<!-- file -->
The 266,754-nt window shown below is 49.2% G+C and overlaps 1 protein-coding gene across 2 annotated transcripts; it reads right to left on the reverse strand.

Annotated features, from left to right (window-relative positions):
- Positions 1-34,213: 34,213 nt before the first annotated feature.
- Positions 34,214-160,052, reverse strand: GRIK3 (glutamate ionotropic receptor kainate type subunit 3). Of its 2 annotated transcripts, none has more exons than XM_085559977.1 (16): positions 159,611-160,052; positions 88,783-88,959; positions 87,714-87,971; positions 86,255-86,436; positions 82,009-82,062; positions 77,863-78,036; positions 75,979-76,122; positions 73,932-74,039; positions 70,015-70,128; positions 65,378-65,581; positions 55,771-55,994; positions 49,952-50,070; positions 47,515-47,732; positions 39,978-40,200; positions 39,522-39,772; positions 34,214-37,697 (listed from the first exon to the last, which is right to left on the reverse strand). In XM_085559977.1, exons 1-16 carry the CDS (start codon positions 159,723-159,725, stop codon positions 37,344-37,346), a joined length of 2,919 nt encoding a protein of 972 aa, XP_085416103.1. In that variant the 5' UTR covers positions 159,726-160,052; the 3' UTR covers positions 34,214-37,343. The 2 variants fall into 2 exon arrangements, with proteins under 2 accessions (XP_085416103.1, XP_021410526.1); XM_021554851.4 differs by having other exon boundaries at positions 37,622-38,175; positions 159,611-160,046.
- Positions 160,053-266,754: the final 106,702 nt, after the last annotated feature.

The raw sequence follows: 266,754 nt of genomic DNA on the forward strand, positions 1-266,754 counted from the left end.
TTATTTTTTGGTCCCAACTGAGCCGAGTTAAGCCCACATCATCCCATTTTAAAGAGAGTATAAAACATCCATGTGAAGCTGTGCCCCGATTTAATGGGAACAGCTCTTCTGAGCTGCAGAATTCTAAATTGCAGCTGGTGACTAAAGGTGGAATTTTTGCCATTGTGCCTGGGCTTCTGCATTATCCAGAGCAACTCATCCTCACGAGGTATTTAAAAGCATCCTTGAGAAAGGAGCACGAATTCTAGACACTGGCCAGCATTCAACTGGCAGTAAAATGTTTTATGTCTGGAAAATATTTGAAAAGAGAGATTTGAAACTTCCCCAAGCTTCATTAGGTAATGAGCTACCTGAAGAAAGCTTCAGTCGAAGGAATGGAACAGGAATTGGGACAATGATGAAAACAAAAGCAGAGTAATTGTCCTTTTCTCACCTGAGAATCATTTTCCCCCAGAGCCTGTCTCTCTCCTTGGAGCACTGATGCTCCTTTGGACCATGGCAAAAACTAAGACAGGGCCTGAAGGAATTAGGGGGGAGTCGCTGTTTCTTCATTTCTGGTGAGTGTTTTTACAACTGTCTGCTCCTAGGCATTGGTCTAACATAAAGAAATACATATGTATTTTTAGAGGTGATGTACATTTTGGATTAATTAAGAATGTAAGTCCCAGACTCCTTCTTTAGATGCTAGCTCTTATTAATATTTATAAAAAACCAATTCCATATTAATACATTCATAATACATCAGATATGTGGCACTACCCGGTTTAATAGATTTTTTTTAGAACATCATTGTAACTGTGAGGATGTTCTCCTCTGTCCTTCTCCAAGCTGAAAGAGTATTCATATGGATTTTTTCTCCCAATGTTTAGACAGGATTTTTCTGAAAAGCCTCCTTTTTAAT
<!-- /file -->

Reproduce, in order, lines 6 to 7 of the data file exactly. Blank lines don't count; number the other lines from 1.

The raw sequence follows: 266,754 nt of genomic DNA on the forward strand, positions 1-266,754 counted from the left end.
TTATTTTTTGGTCCCAACTGAGCCGAGTTAAGCCCACATCATCCCATTTTAAAGAGAGTATAAAACATCCATGTGAAGCTGTGCCCCGATTTAATGGGAACAGCTCTTCTGAGCTGCAGAATTCTAAATTGCAGCTGGTGACTAAAGGTGGAATTTTTGCCATTGTGCCTGGGCTTCTGCATTATCCAGAGCAACTCATCCTCACGAGGTATTTAAAAGCATCCTTGAGAAAGGAGCACGAATTCTAGACACTGGCCAGCATTCAACTGGCAGTAAAATGTTTTATGTCTGGAAAATATTTGAAAAGAGAGATTTGAAACTTCCCCAAGCTTCATTAGGTAATGAGCTACCTGAAGAAAGCTTCAGTCGAAGGAATGGAACAGGAATTGGGACAATGATGAAAACAAAAGCAGAGTAATTGTCCTTTTCTCACCTGAGAATCATTTTCCCCCAGAGCCTGTCTCTCTCCTTGGAGCACTGATGCTCCTTTGGACCATGGCAAAAACTAAGACAGGGCCTGAAGGAATTAGGGGGGAGTCGCTGTTTCTTCATTTCTGGTGAGTGTTTTTACAACTGTCTGCTCCTAGGCATTGGTCTAACATAAAGAAATACATATGTATTTTTAGAGGTGATGTACATTTTGGATTAATTAAGAATGTAAGTCCCAGACTCCTTCTTTAGATGCTAGCTCTTATTAATATTTATAAAAAACCAATTCCATATTAATACATTCATAATACATCAGATATGTGGCACTACCCGGTTTAATAGATTTTTTTTAGAACATCATTGTAACTGTGAGGATGTTCTCCTCTGTCCTTCTCCAAGCTGAAAGAGTATTCATATGGATTTTTTCTCCCAATGTTTAGACAGGATTTTTCTGAAAAGCCTCCTTTTTAAT